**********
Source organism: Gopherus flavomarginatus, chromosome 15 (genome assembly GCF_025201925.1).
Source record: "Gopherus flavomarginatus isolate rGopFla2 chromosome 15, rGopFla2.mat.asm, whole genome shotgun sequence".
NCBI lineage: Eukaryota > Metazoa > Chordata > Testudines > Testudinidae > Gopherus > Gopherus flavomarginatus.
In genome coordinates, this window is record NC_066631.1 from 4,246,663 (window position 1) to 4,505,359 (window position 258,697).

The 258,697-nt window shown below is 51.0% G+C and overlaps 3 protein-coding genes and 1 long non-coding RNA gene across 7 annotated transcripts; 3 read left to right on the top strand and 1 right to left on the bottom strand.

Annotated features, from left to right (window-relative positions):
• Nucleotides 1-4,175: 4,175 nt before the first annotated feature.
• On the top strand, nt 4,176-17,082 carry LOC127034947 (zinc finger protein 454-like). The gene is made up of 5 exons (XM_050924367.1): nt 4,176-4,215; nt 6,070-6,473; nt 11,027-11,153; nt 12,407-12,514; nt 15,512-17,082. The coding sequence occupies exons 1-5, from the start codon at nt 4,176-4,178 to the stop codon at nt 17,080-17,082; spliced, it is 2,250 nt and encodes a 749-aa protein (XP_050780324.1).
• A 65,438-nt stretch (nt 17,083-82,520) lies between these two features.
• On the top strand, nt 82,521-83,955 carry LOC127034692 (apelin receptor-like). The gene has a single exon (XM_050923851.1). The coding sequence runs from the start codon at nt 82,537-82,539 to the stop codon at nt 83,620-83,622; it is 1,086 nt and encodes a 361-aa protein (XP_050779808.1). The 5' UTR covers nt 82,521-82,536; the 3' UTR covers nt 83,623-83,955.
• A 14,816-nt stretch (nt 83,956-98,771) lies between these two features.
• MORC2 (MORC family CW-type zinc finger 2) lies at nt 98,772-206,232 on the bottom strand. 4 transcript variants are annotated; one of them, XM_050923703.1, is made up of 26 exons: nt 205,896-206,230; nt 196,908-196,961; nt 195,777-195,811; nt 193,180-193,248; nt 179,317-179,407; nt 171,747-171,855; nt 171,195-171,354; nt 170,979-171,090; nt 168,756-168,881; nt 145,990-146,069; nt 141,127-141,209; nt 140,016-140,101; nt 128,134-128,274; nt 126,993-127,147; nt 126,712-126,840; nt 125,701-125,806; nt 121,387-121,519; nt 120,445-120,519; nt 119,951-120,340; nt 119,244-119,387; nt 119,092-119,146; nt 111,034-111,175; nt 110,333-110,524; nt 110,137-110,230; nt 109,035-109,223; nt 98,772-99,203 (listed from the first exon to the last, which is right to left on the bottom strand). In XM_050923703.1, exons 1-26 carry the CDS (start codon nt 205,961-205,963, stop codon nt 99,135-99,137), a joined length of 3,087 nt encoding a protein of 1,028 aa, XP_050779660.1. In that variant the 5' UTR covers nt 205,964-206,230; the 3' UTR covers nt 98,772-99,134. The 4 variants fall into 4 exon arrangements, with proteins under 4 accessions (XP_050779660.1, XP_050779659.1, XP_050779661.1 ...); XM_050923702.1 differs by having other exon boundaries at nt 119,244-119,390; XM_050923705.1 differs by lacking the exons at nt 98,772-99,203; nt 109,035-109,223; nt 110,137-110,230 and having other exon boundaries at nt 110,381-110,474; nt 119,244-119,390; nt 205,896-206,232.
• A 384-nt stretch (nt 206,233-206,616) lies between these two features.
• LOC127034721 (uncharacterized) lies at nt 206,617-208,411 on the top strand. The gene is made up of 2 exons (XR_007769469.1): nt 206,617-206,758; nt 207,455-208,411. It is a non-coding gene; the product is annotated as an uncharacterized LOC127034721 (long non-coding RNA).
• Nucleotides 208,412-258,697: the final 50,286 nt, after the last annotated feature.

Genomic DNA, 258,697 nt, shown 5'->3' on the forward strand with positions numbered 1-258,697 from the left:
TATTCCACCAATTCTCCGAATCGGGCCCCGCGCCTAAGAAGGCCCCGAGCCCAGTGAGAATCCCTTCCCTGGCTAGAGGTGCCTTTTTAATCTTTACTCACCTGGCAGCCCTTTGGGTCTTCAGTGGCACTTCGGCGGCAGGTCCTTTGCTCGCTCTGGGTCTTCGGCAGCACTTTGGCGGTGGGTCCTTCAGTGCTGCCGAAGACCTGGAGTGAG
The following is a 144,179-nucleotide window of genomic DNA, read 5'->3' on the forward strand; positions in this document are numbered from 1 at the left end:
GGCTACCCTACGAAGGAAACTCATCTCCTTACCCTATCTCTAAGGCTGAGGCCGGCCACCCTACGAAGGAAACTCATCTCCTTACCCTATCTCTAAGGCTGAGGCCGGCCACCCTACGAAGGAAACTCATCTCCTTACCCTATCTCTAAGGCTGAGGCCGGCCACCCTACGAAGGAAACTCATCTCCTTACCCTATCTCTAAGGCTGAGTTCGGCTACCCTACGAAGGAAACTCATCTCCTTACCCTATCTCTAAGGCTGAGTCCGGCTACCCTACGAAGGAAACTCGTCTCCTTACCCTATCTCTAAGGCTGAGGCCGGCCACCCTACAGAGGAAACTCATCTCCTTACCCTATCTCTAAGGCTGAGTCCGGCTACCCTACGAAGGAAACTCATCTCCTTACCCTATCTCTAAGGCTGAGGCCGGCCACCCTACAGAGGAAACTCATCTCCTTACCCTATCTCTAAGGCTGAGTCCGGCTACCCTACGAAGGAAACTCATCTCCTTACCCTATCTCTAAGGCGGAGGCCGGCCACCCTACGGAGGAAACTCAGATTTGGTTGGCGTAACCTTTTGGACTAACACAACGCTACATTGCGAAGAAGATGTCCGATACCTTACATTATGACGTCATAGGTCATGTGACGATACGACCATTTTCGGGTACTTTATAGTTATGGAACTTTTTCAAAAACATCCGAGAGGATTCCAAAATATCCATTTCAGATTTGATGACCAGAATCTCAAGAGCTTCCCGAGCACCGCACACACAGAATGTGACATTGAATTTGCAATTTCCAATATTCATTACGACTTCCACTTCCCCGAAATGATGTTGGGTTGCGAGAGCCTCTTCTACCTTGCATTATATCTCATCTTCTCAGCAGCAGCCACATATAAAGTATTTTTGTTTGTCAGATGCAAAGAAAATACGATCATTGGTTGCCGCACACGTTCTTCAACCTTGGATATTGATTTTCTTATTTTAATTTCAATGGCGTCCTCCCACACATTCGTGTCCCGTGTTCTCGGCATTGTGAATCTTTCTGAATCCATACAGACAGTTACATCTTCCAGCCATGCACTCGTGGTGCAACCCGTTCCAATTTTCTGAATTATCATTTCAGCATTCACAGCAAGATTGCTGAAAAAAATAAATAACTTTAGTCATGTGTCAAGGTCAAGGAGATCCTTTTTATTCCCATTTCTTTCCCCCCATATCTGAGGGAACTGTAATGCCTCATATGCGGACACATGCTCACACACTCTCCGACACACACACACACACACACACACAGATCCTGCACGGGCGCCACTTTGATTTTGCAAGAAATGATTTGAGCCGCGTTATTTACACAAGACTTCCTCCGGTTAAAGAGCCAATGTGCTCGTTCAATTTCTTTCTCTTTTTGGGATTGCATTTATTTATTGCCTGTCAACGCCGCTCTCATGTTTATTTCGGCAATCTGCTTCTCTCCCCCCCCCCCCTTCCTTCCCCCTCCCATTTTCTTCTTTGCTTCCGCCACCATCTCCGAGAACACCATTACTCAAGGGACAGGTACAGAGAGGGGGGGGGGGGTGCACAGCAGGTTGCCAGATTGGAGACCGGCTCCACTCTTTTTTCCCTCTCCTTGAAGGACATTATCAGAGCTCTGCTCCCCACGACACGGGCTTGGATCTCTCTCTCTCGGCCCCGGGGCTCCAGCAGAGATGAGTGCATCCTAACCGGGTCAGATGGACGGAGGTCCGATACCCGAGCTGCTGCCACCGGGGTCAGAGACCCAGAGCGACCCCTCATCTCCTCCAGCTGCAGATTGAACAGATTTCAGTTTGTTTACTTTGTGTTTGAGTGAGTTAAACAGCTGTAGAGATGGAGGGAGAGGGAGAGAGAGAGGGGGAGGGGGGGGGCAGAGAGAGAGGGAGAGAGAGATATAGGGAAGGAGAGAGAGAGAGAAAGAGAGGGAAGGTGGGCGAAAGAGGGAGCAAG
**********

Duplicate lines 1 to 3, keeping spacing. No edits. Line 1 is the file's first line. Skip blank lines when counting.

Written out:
Source organism: Gopherus flavomarginatus, chromosome 15 (genome assembly GCF_025201925.1).
Source record: "Gopherus flavomarginatus isolate rGopFla2 chromosome 15, rGopFla2.mat.asm, whole genome shotgun sequence".
NCBI lineage: Eukaryota > Metazoa > Chordata > Testudines > Testudinidae > Gopherus > Gopherus flavomarginatus.